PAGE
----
Pharmaceutical Knowledge Governance: A Human Rights Perspective

Journal of Law, Medicine and Ethics, Vol. 41(1), pp. 163-184, 2013

22 Pages Posted: 5 Mar 2013 Last revised: 16 Feb 2015

See all articles by Trudo Lemmens

Trudo Lemmens

University of Toronto - Faculty of Law

Date Written: March 4, 2013


Available at SSRN:

Industry control over the production, distribution and use of pharmaceutical safety and efficacy data is a serious global public health and health care funding concern. Various recent controversies, several of them involving the hiding of data and the misrepresentation of scientific data in some of the most influential medical journals, highlight the urgency of enhancing pharmaceutical knowledge governance. This paper analyzes this issue from a human rights perspective. The paper first identifies the global challenges associated with the current knowledge deficit. It then discusses, based on an analysis of case law, how various human rights associated interests can be invoked to support the claim that states have an obligation to actively contribute to reliable knowledge production systems, for example through ensuring transparency of data. The paper further discusses a conceptual use of human rights, as a methodology which requires a comprehensive analysis of the different interwoven historical, economic, cultural and social factors that contribute to the problem. Such an analysis reveals that historically grown drug regulations, aimed at the protection of the public, in combination with other socio-cultural and economic factors, have in fact increased industry control over pharmaceutical knowledge production. This finding should inform needed reforms of drug regulation. The paper ends with a recommendation for a comprehensive global response to the problems with pharmaceutical knowledge governance.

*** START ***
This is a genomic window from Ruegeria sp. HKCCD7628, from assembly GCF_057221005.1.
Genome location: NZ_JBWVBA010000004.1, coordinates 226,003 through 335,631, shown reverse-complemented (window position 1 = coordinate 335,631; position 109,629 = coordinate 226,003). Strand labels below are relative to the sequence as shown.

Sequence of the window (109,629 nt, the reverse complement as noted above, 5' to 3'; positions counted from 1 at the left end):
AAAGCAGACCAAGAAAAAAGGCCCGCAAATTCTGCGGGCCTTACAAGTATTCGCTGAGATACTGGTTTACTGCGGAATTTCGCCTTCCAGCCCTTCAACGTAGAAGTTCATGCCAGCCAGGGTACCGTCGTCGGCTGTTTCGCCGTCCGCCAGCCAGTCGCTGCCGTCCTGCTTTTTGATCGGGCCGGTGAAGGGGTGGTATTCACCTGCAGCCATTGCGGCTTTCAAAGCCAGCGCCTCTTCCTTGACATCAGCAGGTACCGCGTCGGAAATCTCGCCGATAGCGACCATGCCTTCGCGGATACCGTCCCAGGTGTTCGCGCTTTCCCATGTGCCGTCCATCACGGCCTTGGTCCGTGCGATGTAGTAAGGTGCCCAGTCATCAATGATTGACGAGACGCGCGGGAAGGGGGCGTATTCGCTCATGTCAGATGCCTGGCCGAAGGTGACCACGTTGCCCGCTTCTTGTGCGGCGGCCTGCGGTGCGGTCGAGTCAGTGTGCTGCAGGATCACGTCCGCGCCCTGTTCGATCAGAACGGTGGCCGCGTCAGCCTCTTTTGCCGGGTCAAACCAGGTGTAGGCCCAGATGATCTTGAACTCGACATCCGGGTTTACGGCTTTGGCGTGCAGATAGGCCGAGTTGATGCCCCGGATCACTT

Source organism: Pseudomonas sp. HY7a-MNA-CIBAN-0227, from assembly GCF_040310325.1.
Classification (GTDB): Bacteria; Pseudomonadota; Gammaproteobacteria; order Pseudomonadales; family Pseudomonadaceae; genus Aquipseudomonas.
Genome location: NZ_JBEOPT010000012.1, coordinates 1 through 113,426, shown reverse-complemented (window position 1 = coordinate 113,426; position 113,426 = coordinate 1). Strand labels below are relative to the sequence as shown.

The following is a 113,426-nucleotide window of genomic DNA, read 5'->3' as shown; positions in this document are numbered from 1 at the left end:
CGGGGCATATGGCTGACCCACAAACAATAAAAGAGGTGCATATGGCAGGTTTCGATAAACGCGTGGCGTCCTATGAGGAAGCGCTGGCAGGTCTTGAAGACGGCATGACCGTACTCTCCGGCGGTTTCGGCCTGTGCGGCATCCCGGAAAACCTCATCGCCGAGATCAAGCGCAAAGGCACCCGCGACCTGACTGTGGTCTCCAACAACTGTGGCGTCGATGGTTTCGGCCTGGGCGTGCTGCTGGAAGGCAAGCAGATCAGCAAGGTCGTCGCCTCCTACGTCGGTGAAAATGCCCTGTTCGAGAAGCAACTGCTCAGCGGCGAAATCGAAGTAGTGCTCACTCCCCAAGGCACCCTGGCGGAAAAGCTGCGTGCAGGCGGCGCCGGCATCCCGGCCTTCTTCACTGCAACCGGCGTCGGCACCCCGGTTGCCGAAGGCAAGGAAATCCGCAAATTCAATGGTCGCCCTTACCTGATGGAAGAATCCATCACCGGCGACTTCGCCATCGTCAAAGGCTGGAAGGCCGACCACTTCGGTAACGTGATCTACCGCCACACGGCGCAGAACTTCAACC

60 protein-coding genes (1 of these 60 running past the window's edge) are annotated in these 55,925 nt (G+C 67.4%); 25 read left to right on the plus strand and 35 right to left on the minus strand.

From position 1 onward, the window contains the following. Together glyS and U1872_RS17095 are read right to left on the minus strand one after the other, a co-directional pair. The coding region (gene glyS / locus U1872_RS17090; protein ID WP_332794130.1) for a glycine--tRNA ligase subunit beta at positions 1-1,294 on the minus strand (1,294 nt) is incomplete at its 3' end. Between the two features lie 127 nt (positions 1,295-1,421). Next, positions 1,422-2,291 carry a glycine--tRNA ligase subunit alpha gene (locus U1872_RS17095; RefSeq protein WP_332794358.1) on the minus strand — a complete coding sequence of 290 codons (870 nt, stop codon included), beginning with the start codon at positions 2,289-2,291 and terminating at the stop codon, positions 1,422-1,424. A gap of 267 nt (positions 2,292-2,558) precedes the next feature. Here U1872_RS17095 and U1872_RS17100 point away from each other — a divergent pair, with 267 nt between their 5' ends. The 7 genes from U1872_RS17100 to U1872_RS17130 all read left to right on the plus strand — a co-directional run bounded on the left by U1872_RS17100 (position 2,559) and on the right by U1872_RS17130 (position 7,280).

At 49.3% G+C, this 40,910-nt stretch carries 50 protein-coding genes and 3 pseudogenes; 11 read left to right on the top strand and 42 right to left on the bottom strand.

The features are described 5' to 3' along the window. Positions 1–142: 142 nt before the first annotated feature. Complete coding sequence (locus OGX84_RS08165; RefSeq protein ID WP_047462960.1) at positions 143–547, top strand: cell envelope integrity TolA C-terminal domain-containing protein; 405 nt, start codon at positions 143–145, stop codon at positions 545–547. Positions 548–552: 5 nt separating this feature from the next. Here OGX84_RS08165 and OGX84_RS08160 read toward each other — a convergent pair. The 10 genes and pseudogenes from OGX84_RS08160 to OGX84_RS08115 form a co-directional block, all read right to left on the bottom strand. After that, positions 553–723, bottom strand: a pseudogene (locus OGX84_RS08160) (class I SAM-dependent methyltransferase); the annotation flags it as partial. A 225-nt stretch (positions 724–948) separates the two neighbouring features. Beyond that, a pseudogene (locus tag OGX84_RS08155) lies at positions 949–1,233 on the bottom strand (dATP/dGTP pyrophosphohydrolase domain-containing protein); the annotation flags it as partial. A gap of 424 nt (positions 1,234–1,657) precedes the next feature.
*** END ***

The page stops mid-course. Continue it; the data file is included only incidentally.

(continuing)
Keywords: pharmaceutical regulation, pharmaceutical law, human rights, knowledge governance, right to health, right to information, access to data, transparency, evidence based medicine, clinical trials, data exclusivity, intellectual property, international trade law, TRIPS, fraud

JEL Classification: F13, H23, H41, I18, I10, K23, K13, L15, L65

Suggested Citation

Lemmens, Trudo, Pharmaceutical Knowledge Governance: A Human Rights Perspective (March 4, 2013). Journal of Law, Medicine and Ethics, Vol. 41(1), pp. 163-184, 2013, Available at SSRN:

Trudo Lemmens (Contact Author)

University of Toronto - Faculty of Law ( email )

78 and 84 Queen's Park
Toronto, Ontario M5S 2C5

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